Show off your theory chops with my weekly challenge! You’ll find a new question here every Monday. Please comment to post your reply.
This week’s challenge:
In common practice harmony, why does a 3rd-inversion V7 chord resolve to i6, not root-position tonic?
Reply to post your answer, and check back on Friday, December 17th to see if you’re right!
ANSWER for 12/13/21
The V7 chord has two tendency tones: its 3rd (TI) and its 7th (FA). The natural resolution of TI is up to DO, and FA resolves down to MI (or ME if we’re in minor). These resolutions occur regardless of what inversion the V7 chord is in. So in a third inversion V7 chord (V4/2), the chord’s 7th is in the bass, and must resolve down to the 3rd of the tonic chord. Watch these two excerpts from the Breaking Barlines diatonic harmony video for more detail:
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David Hansen says
Because the seventh of the chord needs to resolve down stepwise. In the example above that means the G resolving down to an F. That F is the third of the chord which necessitates a i6.
jerry ballard says
1) I think the 4 to b3 qualifies as a tendency tone even tho its a whole, not half step.
2) Its clearly the best bass line voice leading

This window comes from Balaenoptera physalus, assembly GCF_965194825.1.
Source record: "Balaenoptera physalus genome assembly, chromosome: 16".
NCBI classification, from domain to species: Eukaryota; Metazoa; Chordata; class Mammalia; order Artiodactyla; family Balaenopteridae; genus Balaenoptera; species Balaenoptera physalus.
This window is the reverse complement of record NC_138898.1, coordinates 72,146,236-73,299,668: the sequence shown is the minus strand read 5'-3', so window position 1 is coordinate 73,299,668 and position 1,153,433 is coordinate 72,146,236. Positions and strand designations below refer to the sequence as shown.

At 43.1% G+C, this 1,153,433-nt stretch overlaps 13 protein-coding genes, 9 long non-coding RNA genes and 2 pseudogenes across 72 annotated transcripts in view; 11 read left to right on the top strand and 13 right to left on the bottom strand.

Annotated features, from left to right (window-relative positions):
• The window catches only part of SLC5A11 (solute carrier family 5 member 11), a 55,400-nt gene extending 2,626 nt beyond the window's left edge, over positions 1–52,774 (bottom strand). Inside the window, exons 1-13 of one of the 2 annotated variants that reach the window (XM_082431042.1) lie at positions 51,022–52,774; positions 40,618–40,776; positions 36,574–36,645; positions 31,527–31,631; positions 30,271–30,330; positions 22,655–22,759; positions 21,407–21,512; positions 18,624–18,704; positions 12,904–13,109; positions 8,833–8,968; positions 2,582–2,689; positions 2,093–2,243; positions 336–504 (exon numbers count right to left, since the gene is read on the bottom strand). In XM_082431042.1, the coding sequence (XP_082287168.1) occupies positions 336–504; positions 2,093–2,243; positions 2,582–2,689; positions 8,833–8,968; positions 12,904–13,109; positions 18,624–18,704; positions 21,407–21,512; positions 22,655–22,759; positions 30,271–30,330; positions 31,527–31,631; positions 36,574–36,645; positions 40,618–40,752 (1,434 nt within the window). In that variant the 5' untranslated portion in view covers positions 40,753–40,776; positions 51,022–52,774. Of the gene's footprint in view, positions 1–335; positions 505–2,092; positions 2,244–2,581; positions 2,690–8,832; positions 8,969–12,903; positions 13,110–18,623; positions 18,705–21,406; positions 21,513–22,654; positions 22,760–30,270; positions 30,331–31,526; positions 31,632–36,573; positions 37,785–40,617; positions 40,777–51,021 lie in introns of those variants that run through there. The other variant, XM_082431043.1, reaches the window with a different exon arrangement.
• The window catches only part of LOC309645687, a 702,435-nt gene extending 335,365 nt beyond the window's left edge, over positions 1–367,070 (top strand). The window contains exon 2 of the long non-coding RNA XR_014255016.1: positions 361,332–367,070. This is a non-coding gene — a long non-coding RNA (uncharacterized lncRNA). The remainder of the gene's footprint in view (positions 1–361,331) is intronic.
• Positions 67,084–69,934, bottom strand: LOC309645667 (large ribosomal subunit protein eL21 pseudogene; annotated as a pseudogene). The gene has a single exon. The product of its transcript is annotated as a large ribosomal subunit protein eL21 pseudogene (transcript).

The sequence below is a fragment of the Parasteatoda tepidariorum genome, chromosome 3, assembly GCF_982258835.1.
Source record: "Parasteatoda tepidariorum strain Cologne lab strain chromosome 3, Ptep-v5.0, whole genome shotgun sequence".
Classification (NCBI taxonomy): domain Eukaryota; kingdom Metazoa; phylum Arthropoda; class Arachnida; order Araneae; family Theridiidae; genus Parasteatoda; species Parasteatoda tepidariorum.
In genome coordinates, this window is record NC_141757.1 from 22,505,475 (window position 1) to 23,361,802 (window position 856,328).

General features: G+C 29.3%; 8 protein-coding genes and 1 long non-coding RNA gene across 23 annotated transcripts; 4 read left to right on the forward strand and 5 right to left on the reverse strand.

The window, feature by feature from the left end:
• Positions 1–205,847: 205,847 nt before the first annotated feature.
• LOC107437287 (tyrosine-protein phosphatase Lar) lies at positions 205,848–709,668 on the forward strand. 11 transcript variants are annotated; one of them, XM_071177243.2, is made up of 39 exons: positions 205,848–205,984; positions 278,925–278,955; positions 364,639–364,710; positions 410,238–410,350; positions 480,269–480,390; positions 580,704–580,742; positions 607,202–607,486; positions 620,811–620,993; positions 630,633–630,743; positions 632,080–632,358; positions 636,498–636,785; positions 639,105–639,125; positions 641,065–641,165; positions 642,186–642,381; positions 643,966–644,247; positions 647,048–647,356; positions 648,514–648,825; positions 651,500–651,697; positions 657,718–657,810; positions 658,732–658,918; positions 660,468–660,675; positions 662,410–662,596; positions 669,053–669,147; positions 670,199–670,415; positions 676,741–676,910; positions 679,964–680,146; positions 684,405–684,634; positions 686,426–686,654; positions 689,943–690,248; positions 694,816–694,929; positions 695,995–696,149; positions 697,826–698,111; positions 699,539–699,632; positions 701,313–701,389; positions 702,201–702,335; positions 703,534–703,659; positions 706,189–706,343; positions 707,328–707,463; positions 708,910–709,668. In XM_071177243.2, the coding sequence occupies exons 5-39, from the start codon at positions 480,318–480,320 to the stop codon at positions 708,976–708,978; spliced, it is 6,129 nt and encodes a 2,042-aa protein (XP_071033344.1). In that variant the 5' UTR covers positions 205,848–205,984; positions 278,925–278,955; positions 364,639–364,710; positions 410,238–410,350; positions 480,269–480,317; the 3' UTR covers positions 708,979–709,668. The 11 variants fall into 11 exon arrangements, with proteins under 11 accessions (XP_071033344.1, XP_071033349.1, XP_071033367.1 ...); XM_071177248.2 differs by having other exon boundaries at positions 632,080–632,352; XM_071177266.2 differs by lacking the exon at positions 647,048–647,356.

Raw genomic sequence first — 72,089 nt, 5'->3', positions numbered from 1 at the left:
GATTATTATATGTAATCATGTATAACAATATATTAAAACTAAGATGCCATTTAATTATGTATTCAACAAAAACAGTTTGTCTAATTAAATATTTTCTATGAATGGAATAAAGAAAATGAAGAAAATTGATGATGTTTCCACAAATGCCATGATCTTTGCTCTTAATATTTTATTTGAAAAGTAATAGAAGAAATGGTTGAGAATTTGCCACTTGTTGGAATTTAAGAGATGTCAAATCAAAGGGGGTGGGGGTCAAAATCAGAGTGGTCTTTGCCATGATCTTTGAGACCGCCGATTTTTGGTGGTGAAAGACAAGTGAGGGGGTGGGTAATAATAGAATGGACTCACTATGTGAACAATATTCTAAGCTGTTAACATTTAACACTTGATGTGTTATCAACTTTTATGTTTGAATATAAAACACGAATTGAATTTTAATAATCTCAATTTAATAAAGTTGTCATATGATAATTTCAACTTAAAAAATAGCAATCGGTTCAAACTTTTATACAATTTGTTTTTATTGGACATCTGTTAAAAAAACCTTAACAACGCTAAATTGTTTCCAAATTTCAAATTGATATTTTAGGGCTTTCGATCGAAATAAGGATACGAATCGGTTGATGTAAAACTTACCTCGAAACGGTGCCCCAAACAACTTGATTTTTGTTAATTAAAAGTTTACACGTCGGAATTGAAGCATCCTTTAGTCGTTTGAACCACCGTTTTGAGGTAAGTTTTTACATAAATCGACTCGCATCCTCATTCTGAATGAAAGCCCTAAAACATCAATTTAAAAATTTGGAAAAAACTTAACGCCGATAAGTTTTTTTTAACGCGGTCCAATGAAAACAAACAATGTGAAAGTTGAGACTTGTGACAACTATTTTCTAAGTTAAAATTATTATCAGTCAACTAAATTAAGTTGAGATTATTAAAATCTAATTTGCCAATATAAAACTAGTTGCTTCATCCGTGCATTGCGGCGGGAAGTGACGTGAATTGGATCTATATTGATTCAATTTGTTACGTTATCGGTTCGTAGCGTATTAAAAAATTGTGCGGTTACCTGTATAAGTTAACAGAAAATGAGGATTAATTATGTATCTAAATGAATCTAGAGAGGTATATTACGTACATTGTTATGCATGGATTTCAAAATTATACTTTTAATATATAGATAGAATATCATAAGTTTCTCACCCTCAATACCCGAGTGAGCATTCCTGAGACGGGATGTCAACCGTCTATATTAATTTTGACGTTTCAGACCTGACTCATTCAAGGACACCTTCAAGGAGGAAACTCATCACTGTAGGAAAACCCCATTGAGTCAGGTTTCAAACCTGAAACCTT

3) the 4 to 1 in the bass line may sound plagal, even though it authentic.
one of those must be right. 🙂
Madison Pruet says
Two reasons. 1 the seventh has a tendency to resolve down. 2. In the context of the piece we just had a fairly strong half cadence – really a perfect authentic on the dominant. The base line is now moving step down to the tonic before making an imperfect authentic on the tonic. The base motion is moving downward stepwise from the ‘a’ in the half cadence to tonic where it closes the phrase by doing a IV6 –
I-64 – V7 – I cadence. If the bass had moved directly to the tonic, the four measure movement in the bass to the tonic would have been messed up because the tonic would have been reached too early.
Brian Monroe says
I agree with your analysis it’s also many times used as a passing V6/4 And for voice leading would move to the I6
Frank Pittman says
Lest we forget the tritone? This harmonic tension typically resolves in contrary motion. Thus, the C-sharp moves up to D and the G moves down to F. Essentially, the tritone resolves to the interval of a 6th. Maintaining the common tone A, the chord resolves to a 6-3 inversion.
Aron Bernstein says
Absolutely, the tritone created by the 3rd and the 7th of the V7 chord demands resolution in contrary motion, no matter what inversion the chord is in.